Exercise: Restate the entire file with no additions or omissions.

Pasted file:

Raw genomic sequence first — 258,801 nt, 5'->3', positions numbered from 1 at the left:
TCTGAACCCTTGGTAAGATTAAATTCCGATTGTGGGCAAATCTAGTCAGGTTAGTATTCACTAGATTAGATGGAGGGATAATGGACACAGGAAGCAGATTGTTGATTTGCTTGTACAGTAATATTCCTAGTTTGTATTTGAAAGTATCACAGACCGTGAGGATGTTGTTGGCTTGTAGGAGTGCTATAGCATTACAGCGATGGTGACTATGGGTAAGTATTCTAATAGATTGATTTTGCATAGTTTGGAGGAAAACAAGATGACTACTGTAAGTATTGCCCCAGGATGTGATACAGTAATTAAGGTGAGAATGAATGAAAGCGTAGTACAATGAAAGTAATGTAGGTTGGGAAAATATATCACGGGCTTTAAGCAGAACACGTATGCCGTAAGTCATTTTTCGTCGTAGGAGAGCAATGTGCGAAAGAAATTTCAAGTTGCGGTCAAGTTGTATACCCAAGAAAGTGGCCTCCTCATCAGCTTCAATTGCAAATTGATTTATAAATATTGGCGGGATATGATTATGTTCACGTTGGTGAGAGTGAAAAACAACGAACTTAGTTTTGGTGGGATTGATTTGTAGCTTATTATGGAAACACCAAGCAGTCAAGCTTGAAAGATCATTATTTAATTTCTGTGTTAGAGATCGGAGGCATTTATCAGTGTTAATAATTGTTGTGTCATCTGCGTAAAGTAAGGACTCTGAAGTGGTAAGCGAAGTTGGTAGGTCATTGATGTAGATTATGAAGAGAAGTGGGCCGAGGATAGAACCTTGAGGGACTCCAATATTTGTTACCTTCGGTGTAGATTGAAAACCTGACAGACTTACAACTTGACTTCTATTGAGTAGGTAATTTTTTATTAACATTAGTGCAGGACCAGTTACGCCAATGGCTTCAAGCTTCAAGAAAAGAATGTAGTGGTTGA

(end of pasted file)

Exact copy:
Raw genomic sequence first — 258,801 nt, 5'->3', positions numbered from 1 at the left:
TCTGAACCCTTGGTAAGATTAAATTCCGATTGTGGGCAAATCTAGTCAGGTTAGTATTCACTAGATTAGATGGAGGGATAATGGACACAGGAAGCAGATTGTTGATTTGCTTGTACAGTAATATTCCTAGTTTGTATTTGAAAGTATCACAGACCGTGAGGATGTTGTTGGCTTGTAGGAGTGCTATAGCATTACAGCGATGGTGACTATGGGTAAGTATTCTAATAGATTGATTTTGCATAGTTTGGAGGAAAACAAGATGACTACTGTAAGTATTGCCCCAGGATGTGATACAGTAATTAAGGTGAGAATGAATGAAAGCGTAGTACAATGAAAGTAATGTAGGTTGGGAAAATATATCACGGGCTTTAAGCAGAACACGTATGCCGTAAGTCATTTTTCGTCGTAGGAGAGCAATGTGCGAAAGAAATTTCAAGTTGCGGTCAAGTTGTATACCCAAGAAAGTGGCCTCCTCATCAGCTTCAATTGCAAATTGATTTATAAATATTGGCGGGATATGATTATGTTCACGTTGGTGAGAGTGAAAAACAACGAACTTAGTTTTGGTGGGATTGATTTGTAGCTTATTATGGAAACACCAAGCAGTCAAGCTTGAAAGATCATTATTTAATTTCTGTGTTAGAGATCGGAGGCATTTATCAGTGTTAATAATTGTTGTGTCATCTGCGTAAAGTAAGGACTCTGAAGTGGTAAGCGAAGTTGGTAGGTCATTGATGTAGATTATGAAGAGAAGTGGGCCGAGGATAGAACCTTGAGGGACTCCAATATTTGTTACCTTCGGTGTAGATTGAAAACCTGACAGACTTACAACTTGACTTCTATTGAGTAGGTAATTTTTTATTAACATTAGTGCAGGACCAGTTACGCCAATGGCTTCAAGCTTCAAGAAAAGAATGTAGTGGTTGA